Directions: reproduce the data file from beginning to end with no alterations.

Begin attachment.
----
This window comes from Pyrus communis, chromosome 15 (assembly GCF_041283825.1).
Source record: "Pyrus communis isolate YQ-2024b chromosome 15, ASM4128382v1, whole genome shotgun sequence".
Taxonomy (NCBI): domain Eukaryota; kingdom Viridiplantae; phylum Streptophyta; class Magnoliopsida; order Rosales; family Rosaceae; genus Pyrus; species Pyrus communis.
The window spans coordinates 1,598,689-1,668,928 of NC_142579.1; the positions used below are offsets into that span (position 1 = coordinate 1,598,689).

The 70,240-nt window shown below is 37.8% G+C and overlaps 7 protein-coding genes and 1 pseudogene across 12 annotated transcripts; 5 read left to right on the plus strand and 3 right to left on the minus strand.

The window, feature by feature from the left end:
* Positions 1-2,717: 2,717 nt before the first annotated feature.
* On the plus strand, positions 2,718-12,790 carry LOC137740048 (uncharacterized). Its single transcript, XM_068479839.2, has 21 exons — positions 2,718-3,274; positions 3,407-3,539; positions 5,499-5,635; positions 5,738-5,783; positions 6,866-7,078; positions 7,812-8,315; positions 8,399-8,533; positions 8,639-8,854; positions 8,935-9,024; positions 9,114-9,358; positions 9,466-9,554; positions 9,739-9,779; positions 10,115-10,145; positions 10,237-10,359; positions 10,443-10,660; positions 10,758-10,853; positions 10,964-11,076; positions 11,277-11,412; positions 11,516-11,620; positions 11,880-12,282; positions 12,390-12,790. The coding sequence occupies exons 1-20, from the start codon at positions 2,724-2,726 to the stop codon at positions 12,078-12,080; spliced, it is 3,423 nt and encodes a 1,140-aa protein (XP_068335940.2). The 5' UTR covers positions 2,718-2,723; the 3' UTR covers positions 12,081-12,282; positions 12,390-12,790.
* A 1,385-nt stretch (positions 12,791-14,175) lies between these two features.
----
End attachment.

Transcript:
This window comes from Pyrus communis, chromosome 15 (assembly GCF_041283825.1).
Source record: "Pyrus communis isolate YQ-2024b chromosome 15, ASM4128382v1, whole genome shotgun sequence".
Taxonomy (NCBI): domain Eukaryota; kingdom Viridiplantae; phylum Streptophyta; class Magnoliopsida; order Rosales; family Rosaceae; genus Pyrus; species Pyrus communis.
The window spans coordinates 1,598,689-1,668,928 of NC_142579.1; the positions used below are offsets into that span (position 1 = coordinate 1,598,689).

The 70,240-nt window shown below is 37.8% G+C and overlaps 7 protein-coding genes and 1 pseudogene across 12 annotated transcripts; 5 read left to right on the plus strand and 3 right to left on the minus strand.

The window, feature by feature from the left end:
* Positions 1-2,717: 2,717 nt before the first annotated feature.
* On the plus strand, positions 2,718-12,790 carry LOC137740048 (uncharacterized). Its single transcript, XM_068479839.2, has 21 exons — positions 2,718-3,274; positions 3,407-3,539; positions 5,499-5,635; positions 5,738-5,783; positions 6,866-7,078; positions 7,812-8,315; positions 8,399-8,533; positions 8,639-8,854; positions 8,935-9,024; positions 9,114-9,358; positions 9,466-9,554; positions 9,739-9,779; positions 10,115-10,145; positions 10,237-10,359; positions 10,443-10,660; positions 10,758-10,853; positions 10,964-11,076; positions 11,277-11,412; positions 11,516-11,620; positions 11,880-12,282; positions 12,390-12,790. The coding sequence occupies exons 1-20, from the start codon at positions 2,724-2,726 to the stop codon at positions 12,078-12,080; spliced, it is 3,423 nt and encodes a 1,140-aa protein (XP_068335940.2). The 5' UTR covers positions 2,718-2,723; the 3' UTR covers positions 12,081-12,282; positions 12,390-12,790.
* A 1,385-nt stretch (positions 12,791-14,175) lies between these two features.